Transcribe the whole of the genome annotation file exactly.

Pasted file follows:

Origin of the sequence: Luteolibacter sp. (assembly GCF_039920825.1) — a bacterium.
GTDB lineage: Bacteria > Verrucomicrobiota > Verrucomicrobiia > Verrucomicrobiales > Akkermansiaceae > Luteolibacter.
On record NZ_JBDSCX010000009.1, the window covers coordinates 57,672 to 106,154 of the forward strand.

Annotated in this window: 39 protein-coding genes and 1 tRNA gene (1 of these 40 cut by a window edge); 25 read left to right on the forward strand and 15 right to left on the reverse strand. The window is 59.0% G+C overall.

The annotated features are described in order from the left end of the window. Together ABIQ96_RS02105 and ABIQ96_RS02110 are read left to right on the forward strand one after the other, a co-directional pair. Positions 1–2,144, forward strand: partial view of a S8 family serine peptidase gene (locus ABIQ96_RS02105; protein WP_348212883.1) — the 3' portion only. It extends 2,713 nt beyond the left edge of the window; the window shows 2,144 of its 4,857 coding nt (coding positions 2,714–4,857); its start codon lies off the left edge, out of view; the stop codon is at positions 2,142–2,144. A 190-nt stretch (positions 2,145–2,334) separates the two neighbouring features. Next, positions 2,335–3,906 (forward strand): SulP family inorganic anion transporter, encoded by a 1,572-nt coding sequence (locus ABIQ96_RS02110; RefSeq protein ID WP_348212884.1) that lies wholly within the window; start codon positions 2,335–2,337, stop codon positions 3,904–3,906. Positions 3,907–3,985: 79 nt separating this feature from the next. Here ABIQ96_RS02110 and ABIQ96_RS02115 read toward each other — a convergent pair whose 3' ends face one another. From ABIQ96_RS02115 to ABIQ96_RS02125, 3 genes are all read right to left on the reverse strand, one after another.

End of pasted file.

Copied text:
Origin of the sequence: Luteolibacter sp. (assembly GCF_039920825.1) — a bacterium.
GTDB lineage: Bacteria > Verrucomicrobiota > Verrucomicrobiia > Verrucomicrobiales > Akkermansiaceae > Luteolibacter.
On record NZ_JBDSCX010000009.1, the window covers coordinates 57,672 to 106,154 of the forward strand.

Annotated in this window: 39 protein-coding genes and 1 tRNA gene (1 of these 40 cut by a window edge); 25 read left to right on the forward strand and 15 right to left on the reverse strand. The window is 59.0% G+C overall.

The annotated features are described in order from the left end of the window. Together ABIQ96_RS02105 and ABIQ96_RS02110 are read left to right on the forward strand one after the other, a co-directional pair. Positions 1–2,144, forward strand: partial view of a S8 family serine peptidase gene (locus ABIQ96_RS02105; protein WP_348212883.1) — the 3' portion only. It extends 2,713 nt beyond the left edge of the window; the window shows 2,144 of its 4,857 coding nt (coding positions 2,714–4,857); its start codon lies off the left edge, out of view; the stop codon is at positions 2,142–2,144. A 190-nt stretch (positions 2,145–2,334) separates the two neighbouring features. Next, positions 2,335–3,906 (forward strand): SulP family inorganic anion transporter, encoded by a 1,572-nt coding sequence (locus ABIQ96_RS02110; RefSeq protein ID WP_348212884.1) that lies wholly within the window; start codon positions 2,335–2,337, stop codon positions 3,904–3,906. Positions 3,907–3,985: 79 nt separating this feature from the next. Here ABIQ96_RS02110 and ABIQ96_RS02115 read toward each other — a convergent pair whose 3' ends face one another. From ABIQ96_RS02115 to ABIQ96_RS02125, 3 genes are all read right to left on the reverse strand, one after another.